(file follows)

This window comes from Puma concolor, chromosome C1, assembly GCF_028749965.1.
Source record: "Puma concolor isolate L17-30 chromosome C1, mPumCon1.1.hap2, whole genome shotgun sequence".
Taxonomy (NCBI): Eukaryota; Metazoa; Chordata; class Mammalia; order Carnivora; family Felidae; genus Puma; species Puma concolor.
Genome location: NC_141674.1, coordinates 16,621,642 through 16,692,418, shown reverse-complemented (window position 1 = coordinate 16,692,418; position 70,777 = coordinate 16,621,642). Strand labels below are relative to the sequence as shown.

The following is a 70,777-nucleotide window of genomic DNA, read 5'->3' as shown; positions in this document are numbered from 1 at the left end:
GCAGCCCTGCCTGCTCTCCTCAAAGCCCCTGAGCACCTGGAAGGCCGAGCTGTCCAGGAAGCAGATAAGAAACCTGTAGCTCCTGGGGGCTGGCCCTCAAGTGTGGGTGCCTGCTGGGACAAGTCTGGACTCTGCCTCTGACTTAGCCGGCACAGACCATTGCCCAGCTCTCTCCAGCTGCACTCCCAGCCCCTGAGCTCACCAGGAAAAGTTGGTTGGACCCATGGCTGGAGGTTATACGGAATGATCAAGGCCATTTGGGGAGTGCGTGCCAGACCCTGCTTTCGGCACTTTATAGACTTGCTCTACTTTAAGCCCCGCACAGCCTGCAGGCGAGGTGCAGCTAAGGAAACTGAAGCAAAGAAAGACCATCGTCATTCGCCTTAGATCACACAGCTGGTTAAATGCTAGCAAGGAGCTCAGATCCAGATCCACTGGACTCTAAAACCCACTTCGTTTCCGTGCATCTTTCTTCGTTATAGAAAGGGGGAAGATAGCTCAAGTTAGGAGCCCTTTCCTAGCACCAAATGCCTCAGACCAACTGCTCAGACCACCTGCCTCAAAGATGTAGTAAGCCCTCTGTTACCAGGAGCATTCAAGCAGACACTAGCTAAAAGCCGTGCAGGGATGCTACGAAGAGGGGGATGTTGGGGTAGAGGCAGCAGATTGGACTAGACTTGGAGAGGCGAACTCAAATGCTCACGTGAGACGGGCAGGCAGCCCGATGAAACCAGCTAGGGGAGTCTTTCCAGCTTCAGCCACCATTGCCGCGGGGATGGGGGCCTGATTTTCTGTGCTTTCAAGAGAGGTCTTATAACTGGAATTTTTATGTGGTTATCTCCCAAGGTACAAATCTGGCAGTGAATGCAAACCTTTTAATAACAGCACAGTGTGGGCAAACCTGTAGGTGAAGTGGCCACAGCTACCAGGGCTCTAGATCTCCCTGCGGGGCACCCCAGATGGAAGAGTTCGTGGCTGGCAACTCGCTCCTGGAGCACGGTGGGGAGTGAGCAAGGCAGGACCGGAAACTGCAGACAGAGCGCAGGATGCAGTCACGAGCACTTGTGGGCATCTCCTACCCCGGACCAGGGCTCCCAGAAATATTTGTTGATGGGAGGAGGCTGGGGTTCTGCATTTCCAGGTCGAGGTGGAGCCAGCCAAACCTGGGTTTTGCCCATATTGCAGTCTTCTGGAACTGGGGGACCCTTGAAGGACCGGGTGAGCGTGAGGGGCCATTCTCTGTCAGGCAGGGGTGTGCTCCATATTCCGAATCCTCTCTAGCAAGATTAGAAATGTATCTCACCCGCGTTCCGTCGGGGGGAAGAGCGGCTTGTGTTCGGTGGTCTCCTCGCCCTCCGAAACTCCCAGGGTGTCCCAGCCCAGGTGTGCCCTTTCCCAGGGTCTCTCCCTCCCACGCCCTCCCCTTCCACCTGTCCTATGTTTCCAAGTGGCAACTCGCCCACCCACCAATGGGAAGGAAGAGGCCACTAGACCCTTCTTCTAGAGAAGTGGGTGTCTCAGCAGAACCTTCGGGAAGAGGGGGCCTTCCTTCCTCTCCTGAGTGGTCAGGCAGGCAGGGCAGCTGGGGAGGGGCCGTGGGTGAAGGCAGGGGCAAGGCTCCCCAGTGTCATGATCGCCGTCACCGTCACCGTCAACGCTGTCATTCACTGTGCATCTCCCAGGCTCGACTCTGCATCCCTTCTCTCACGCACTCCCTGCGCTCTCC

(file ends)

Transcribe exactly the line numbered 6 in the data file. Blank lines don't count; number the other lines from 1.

GCAGCCCTGCCTGCTCTCCTCAAAGCCCCTGAGCACCTGGAAGGCCGAGCTGTCCAGGAAGCAGATAAGAAACCTGTAGCTCCTGGGGGCTGGCCCTCAAGTGTGGGTGCCTGCTGGGACAAGTCTGGACTCTGCCTCTGACTTAGCCGGCACAGACCATTGCCCAGCTCTCTCCAGCTGCACTCCCAGCCCCTGAGCTCACCAGGAAAAGTTGGTTGGACCCATGGCTGGAGGTTATACGGAATGATCAAGGCCATTTGGGGAGTGCGTGCCAGACCCTGCTTTCGGCACTTTATAGACTTGCTCTACTTTAAGCCCCGCACAGCCTGCAGGCGAGGTGCAGCTAAGGAAACTGAAGCAAAGAAAGACCATCGTCATTCGCCTTAGATCACACAGCTGGTTAAATGCTAGCAAGGAGCTCAGATCCAGATCCACTGGACTCTAAAACCCACTTCGTTTCCGTGCATCTTTCTTCGTTATAGAAAGGGGGAAGATAGCTCAAGTTAGGAGCCCTTTCCTAGCACCAAATGCCTCAGACCAACTGCTCAGACCACCTGCCTCAAAGATGTAGTAAGCCCTCTGTTACCAGGAGCATTCAAGCAGACACTAGCTAAAAGCCGTGCAGGGATGCTACGAAGAGGGGGATGTTGGGGTAGAGGCAGCAGATTGGACTAGACTTGGAGAGGCGAACTCAAATGCTCACGTGAGACGGGCAGGCAGCCCGATGAAACCAGCTAGGGGAGTCTTTCCAGCTTCAGCCACCATTGCCGCGGGGATGGGGGCCTGATTTTCTGTGCTTTCAAGAGAGGTCTTATAACTGGAATTTTTATGTGGTTATCTCCCAAGGTACAAATCTGGCAGTGAATGCAAACCTTTTAATAACAGCACAGTGTGGGCAAACCTGTAGGTGAAGTGGCCACAGCTACCAGGGCTCTAGATCTCCCTGCGGGGCACCCCAGATGGAAGAGTTCGTGGCTGGCAACTCGCTCCTGGAGCACGGTGGGGAGTGAGCAAGGCAGGACCGGAAACTGCAGACAGAGCGCAGGATGCAGTCACGAGCACTTGTGGGCATCTCCTACCCCGGACCAGGGCTCCCAGAAATATTTGTTGATGGGAGGAGGCTGGGGTTCTGCATTTCCAGGTCGAGGTGGAGCCAGCCAAACCTGGGTTTTGCCCATATTGCAGTCTTCTGGAACTGGGGGACCCTTGAAGGACCGGGTGAGCGTGAGGGGCCATTCTCTGTCAGGCAGGGGTGTGCTCCATATTCCGAATCCTCTCTAGCAAGATTAGAAATGTATCTCACCCGCGTTCCGTCGGGGGGAAGAGCGGCTTGTGTTCGGTGGTCTCCTCGCCCTCCGAAACTCCCAGGGTGTCCCAGCCCAGGTGTGCCCTTTCCCAGGGTCTCTCCCTCCCACGCCCTCCCCTTCCACCTGTCCTATGTTTCCAAGTGGCAACTCGCCCACCCACCAATGGGAAGGAAGAGGCCACTAGACCCTTCTTCTAGAGAAGTGGGTGTCTCAGCAGAACCTTCGGGAAGAGGGGGCCTTCCTTCCTCTCCTGAGTGGTCAGGCAGGCAGGGCAGCTGGGGAGGGGCCGTGGGTGAAGGCAGGGGCAAGGCTCCCCAGTGTCATGATCGCCGTCACCGTCACCGTCAACGCTGTCATTCACTGTGCATCTCCCAGGCTCGACTCTGCATCCCTTCTCTCACGCACTCCCTGCGCTCTCC